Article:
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Speed Showdown: SR-71 Blackbird vs. X-Jet – Comparing the X-Men’s X-Jet Blackbird to the Legendary SR-71

Featured prominently in both comic books and on the big screen, the X-Men’s X-Jet is heavily inspired by Lockheed’s SR-71 Blackbird.

Hence there is a unique connection between the SR-71 and the fictional X-Jet.

As we have previously explained, the SR-71 was conceived during the Cold War when there was a need for a new reconnaissance aircraft that could evade enemy radar. The customer needed it fast. At Lockheed Martin’s advanced development group, the Skunk Works, work had already begun on an innovative aircraft to improve intelligence-gathering, one that would fly faster than any aircraft before or since, at greater altitude, and with a minimal radar cross section. The team rose to the nearly impossible challenge, and the aircraft took its first flight on Dec. 22, 1964.

The original X-Jet was in fact a modified Lockheed SR-71 Blackbird designed and built by Hank McCoy in the early 1960s and was used by the newly formed X-Men to travel to Cuba and stop the Hellfire Club’s plans during the Cuban Missile Crisis.

As told by, the Blackbird was destroyed when Riptide, using his whirlwind power to dislodge Erik Lehnsherr’s hold on the Hellfire Club’s submarine, caused both the submarine and the aircraft to crash onto the nearby Cuban beach.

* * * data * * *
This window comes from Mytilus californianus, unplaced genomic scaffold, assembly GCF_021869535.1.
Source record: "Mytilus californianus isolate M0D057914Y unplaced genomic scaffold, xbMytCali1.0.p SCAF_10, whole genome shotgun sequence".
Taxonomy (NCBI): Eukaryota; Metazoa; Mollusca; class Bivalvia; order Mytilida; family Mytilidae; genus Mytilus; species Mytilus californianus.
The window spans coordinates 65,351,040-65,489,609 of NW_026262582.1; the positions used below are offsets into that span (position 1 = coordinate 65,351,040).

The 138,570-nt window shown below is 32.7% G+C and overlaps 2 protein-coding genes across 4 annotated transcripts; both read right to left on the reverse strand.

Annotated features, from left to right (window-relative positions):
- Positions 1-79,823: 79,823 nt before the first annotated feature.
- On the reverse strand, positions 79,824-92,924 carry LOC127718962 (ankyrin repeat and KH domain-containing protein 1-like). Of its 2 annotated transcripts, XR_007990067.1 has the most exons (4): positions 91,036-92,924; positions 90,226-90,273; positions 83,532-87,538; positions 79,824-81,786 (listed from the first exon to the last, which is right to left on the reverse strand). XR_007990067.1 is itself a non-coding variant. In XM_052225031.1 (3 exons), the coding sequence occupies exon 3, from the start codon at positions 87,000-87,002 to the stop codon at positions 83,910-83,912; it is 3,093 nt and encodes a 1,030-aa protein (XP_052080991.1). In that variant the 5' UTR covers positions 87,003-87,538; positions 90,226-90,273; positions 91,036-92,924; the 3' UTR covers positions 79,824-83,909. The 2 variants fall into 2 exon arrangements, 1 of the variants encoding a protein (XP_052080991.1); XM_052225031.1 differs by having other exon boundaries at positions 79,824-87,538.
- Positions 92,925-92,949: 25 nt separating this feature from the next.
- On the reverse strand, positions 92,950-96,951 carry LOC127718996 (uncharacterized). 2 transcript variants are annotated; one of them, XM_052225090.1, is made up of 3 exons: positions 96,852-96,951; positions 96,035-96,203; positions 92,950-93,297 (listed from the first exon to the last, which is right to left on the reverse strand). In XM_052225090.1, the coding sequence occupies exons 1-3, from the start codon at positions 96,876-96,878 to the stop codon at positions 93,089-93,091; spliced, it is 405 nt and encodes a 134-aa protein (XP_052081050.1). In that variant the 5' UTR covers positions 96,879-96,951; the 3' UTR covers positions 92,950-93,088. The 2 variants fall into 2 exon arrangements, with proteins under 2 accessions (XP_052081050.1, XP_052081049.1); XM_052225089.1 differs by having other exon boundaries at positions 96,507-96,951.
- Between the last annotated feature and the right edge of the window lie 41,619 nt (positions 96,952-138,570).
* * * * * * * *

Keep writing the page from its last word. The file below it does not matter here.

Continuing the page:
However updated variants of the X-Jet (including a highly advanced version featuring a Tokamak Fusion Reactor) appeared in every X-Men movie through the 2016 Deadpool. In the last chapter of the saga in fact two members of the X-Men team use the X-Jet to drop in on the anti-hero, highlighting its modified vertical take-off and landing (VTOL) capability (the actual SR-71 was unable to perform such a feat).

The X-Men team flew at supersonic speeds that rival the record-breaking SR-71. The Blackbird was designed to cruise in afterburner at three times the speed of sound for hours on end. The records it set are many: the Blackbird was and remains the world’s fastest and highest-flying manned aircraft. On its retirement flight from Los Angeles to Washington in 1990, to its final resting place in the Smithsonian Air & Space collection, the plane flew coast to coast in 67 minutes.

The SR-71 is the pioneer of stealth, though it doesn’t use the fictional Shi’ar alien cloaking technology of the X-jet. It wasn’t easy creating an aircraft that was virtually undetectable to enemy radar: the aircraft’s surfaces were designed to avoid reflecting radar signals, the engines were placed in a subtle mid-wing position, and the paint included a radar-absorbing element. The Blackbird, more than 100 feet in length, appeared on radar as bigger than a bird, but smaller than a man. The stealth technologies developed for the SR-71 program paved the way for future stealth aircraft such as the F-117 Nighthawk, the F-22 Raptor and the F-35 Lightning II.

In the X-Men universe, they use a brainwave-harnessing device called Cerebro to aid in reconnaissance. According to Lockheed Martin, the SR-71’s primary imaging sensor, a photographic camera or a radar imaging sensor, was located in the nose of the aircraft and was replaced after every operational mission. The sensors gathered intelligence over 125,000 square miles every hour, allowing the aircraft to provide the US detailed, mission-critical reconnaissance for more than two decades.

Although the SR-71was retired in 1990 while the X-Jet is still operational, the latter remains a comic-cultural phenomenon and can’t rival the legacy of the Blackbird. The top-secret aircraft became legendary almost instantly, flying higher, faster and farther than any aircraft in history.